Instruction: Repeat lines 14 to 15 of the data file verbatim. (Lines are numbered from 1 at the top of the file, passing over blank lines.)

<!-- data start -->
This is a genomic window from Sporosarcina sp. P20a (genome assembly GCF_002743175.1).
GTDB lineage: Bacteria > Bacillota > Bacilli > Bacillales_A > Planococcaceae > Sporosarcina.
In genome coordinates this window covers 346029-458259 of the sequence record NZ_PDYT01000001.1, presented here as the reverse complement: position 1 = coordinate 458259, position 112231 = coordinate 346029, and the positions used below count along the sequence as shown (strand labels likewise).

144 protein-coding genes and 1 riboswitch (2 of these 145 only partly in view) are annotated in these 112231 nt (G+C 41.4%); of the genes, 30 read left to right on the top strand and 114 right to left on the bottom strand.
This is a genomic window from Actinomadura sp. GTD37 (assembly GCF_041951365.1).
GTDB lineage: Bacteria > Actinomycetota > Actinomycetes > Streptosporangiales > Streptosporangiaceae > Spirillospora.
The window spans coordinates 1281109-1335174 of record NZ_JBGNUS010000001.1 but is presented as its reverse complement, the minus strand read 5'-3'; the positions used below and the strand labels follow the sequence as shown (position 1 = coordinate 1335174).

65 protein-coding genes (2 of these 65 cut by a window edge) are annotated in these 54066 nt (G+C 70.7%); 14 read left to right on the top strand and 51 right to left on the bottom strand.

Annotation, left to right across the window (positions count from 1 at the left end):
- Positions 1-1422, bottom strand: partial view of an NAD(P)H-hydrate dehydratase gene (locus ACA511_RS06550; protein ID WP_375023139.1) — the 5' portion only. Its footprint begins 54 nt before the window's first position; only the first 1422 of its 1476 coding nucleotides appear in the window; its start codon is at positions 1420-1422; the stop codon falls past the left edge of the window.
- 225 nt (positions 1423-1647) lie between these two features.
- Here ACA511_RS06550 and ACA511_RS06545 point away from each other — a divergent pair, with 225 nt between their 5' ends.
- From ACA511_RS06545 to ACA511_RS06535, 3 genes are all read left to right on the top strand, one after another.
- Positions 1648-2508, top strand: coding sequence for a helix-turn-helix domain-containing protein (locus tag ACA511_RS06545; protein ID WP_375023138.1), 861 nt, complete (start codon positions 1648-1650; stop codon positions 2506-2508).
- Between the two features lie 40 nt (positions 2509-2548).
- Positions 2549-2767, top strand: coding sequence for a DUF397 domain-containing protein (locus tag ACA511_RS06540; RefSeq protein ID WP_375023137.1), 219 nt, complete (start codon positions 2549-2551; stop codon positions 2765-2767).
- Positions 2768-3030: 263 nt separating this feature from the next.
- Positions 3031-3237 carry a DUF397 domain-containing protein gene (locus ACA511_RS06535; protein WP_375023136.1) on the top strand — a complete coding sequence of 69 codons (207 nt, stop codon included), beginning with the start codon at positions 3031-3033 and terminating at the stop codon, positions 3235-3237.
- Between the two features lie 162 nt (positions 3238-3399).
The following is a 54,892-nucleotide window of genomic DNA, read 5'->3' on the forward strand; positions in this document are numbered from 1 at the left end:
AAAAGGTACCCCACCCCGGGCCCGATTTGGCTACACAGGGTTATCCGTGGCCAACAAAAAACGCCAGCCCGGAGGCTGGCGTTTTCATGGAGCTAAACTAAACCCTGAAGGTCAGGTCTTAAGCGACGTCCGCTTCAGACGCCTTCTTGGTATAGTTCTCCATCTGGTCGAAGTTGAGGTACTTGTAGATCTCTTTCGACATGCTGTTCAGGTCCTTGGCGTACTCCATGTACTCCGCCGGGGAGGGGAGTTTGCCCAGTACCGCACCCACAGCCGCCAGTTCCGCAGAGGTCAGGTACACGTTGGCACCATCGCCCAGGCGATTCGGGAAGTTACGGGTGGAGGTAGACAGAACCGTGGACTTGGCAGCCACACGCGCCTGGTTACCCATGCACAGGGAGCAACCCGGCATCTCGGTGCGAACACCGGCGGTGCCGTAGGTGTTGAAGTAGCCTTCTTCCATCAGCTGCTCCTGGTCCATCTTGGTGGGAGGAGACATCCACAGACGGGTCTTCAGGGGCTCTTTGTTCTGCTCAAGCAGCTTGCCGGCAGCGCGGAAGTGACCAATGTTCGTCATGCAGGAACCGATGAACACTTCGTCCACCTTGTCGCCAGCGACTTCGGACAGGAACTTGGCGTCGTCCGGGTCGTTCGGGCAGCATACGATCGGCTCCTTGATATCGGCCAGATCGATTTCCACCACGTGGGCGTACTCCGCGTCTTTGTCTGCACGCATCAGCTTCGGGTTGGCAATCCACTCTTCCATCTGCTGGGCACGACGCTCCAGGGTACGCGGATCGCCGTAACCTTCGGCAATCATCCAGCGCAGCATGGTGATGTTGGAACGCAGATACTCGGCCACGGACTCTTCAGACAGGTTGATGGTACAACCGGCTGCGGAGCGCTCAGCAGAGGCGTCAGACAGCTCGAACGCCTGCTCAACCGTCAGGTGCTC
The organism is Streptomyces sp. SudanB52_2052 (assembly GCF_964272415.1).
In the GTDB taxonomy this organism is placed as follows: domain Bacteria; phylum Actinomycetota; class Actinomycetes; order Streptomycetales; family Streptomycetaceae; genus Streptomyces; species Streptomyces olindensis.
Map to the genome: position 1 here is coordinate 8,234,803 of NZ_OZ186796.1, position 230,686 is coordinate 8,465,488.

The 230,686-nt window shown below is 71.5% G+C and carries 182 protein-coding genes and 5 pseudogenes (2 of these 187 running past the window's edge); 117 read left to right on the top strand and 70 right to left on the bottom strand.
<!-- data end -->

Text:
- Positions 1648-2508, top strand: coding sequence for a helix-turn-helix domain-containing protein (locus tag ACA511_RS06545; protein ID WP_375023138.1), 861 nt, complete (start codon positions 1648-1650; stop codon positions 2506-2508).
- Between the two features lie 40 nt (positions 2509-2548).